Skip to main content

Q&A: Australia’s Bronson Reed Fulfills His Dream of WWE Success

Bronson Reed is the new NXT North American champion.

The 32-year-old, whose name is Jermaine Haley, defeated Johnny Gargano in a cage match last week on NXT to win the belt. A 14-year wrestling pro, the moment marks the highest level of notoriety he has reached thus far in his career.

Growing up in Adelaide, Australia, a future in WWE appeared to be a very distant goal. But the 6-foot 330-pounder remained determined in his pursuit of excellence. His persistence paid off as he now brings a style and charisma to NXT unmatched by any of his peers.

Speaking with Sports Illustrated, Reed discussed the win against Gargano, his unique style and what comes next in his reign as North American champ.

This interview has been edited and condensed for clarity.

Sports Illustrated: The end of the match had some strong attention to detail. Instead of exiting through the cage door, you climbed the ropes, then squashed Gargano with a Tsunami. How did you come up with that finishing sequence?

Bronson Reed: I wanted to become the North American champion emphatically. I didn’t need to escape the cage. That’s not what Bronson Reed does. Bronson Reed gets to the top and hits that Tsunami.

SI: The final five minutes of that match just kicked into a whole other gear. Could you feel the momentum and the electricity building?

BR: Yeah, 100%. The people that we do have there, the NXT Universe, they were very receptive to the moment. I could feel them. They started to rally behind me, and that made it even more special.

SI: Have you had a chance to watch the match? The Vic Joseph call really added to the moment.

BR: I have been able to watch it back on Peacock, and there’s a reason I thanked the broadcasters [after the match]. They’re very much our unsung heroes for what we do. They’re the ones that are able to paint the picture for the ones at home, and it adds so much to the match to have people who are great at what they do calling it.

SI: Missing the commentary, that’s always my one regret whenever I cover a show live. The broadcast in wrestling, especially when done right, can completely enhance the narrative.

BR: I agree. And you need Wade Barrett to say, “Tsunami!” You need it.

SI: We’re officially off-track, but Wade Barrett’s return to NXT, and the value he has added to the show, is such a wonderful story.

BR: 100%. I was a fan of his work before as a performer, and now I’m a big fan of his work as a broadcaster, too.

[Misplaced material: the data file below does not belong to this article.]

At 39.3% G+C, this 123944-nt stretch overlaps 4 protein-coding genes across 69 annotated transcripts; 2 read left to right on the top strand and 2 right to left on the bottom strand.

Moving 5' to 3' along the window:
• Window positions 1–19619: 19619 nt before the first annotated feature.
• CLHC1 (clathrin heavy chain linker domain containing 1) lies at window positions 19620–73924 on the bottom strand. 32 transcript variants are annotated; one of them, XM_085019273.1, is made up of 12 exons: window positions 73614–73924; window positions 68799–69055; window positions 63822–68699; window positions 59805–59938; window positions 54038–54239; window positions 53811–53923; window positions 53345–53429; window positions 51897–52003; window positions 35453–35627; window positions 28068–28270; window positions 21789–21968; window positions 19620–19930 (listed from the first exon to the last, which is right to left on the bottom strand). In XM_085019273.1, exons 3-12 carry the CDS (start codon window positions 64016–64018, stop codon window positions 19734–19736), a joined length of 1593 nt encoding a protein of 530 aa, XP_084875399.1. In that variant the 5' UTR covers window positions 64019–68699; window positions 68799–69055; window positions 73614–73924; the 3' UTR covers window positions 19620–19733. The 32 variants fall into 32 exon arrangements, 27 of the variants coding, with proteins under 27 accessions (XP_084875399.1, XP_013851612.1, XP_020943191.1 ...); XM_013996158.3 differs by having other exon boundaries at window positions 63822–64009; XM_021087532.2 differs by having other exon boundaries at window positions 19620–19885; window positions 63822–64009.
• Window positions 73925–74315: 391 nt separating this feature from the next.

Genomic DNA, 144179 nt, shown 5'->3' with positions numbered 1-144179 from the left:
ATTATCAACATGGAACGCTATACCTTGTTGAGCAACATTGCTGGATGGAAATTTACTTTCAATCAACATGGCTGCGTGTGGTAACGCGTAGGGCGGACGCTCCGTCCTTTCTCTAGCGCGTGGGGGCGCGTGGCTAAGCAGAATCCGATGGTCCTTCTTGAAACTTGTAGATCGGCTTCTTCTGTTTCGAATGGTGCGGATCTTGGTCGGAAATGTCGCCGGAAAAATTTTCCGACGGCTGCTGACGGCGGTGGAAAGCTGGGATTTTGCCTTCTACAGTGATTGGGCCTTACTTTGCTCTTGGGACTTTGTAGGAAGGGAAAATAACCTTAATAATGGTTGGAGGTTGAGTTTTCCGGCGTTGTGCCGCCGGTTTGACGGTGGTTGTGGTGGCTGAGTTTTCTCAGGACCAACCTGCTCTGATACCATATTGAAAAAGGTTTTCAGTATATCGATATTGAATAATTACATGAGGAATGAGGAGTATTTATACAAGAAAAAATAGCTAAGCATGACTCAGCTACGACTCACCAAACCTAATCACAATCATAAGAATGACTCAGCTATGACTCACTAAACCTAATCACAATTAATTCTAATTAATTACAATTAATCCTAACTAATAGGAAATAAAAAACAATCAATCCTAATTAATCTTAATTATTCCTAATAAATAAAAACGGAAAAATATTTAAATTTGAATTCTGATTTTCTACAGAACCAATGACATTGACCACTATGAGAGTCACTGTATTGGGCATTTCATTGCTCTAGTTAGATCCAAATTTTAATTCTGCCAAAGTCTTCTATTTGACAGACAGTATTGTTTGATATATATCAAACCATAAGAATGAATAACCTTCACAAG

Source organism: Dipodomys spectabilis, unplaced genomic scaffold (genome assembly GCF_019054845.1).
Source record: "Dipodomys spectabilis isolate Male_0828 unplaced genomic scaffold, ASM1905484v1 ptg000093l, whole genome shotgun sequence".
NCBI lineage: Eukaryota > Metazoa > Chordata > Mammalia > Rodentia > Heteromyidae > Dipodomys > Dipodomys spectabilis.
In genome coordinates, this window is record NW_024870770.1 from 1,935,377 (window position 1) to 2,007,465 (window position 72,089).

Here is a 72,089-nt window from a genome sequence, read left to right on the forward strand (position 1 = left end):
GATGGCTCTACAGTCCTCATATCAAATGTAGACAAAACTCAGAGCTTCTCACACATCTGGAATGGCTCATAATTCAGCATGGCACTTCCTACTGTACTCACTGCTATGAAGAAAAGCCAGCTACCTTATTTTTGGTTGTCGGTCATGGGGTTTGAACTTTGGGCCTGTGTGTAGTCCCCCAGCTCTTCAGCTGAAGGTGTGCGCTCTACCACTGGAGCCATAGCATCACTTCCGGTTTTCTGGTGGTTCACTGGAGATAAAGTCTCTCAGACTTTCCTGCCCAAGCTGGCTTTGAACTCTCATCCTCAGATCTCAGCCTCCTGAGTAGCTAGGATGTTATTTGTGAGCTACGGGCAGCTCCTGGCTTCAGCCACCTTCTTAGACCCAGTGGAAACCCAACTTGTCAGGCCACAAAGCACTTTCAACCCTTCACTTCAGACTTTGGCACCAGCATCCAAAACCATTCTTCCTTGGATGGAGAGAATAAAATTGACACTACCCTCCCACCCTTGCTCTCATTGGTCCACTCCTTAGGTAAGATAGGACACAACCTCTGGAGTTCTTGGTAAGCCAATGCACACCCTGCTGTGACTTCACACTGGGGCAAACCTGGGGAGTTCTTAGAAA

SI: Would it have meant more to win the title a few weeks ago at NXT TakeOver: Stand & Deliver? Or was it more meaningful here—especially since that TakeOver was built around world title changes both nights—since this show was built around you?

BR: Going into Stand & Deliver, I wanted to become North American champion. But things happen for a reason, and there are some things you can’t script. Last Tuesday marked the 14-year anniversary of the first time I stepped into the ring for my debut match. My wife was actually the one to remind me, so it was written in the stars that that’s the night I became North American champion.

SI: Recently, WWE has showcased a handful of talents from Australia. Quite a few—Rhea Ripley, Indi Hartwell, Buddy Murphy, Peyton Royce, Billie Kay and Toni Storm—have been champions. Do you feel as though you’re representing all of Australia, as well as people who are determined to take a different route to WWE?

BR: I pride myself on being a countryman, being someone for people. I’m so proud to be representation for people from Australia. And I’m proud to represent the journeyman. I took the hard route to get where I got, and I wouldn’t change a thing. I loved being on the independents. I loved being able to wrestle in Japan. Those things make a performer. That’s nothing against those that get here a little quicker, but for those of us with all those years on the road, it all accumulates and makes you a better professional wrestler.

SI: Walk us through that morning last Tuesday. How do you stay focused on anything else when you know, later that night, you are getting a career-defining win?

BR: It was very hard. There were butterflies. I woke up, I got ready and the whole day, that’s what was in my mind. Not only was I becoming champion, but I wanted to make the match memorable. It was very hard to keep my mind focused.

SI: It’s great that your wife was with you for the moment. I know you were the one in the ring for the match, but it’s as though you’ve accomplished this journey together.

BR: This is as much her journey as it is mine. I’ve been with my wife since I was a teenager. She’s actually seen me since before I was a wrestler, when I was this huge wrestling fan and dreamed of one day getting to WWE. That seems like a big dream, especially when you’re from a really small town in Australia. She supported me the whole way, and it meant a lot to have her there.

SI: Your hometown is Adelaide?

BR: Yes. It’s a capital city, but one of the smaller capital cities in Australia. A lot of the country sort of rags on Adelaide for being smaller and because not much happens there, but now we have two champions in WWE from Adelaide with myself and Rhea Ripley, so we’re showing them.

There were no Australians in WWE when I was growing up that were successful. When I started in 2007, I knew it was going to be a tough route. I just decided I’d be the best professional wrestler I could be, and I set Japan as a goal. I started to achieve my goal, and it’s like the floodgates suddenly opened. Australians were getting opportunities in WWE, so I made sure to focus on getting to where I wanted to be.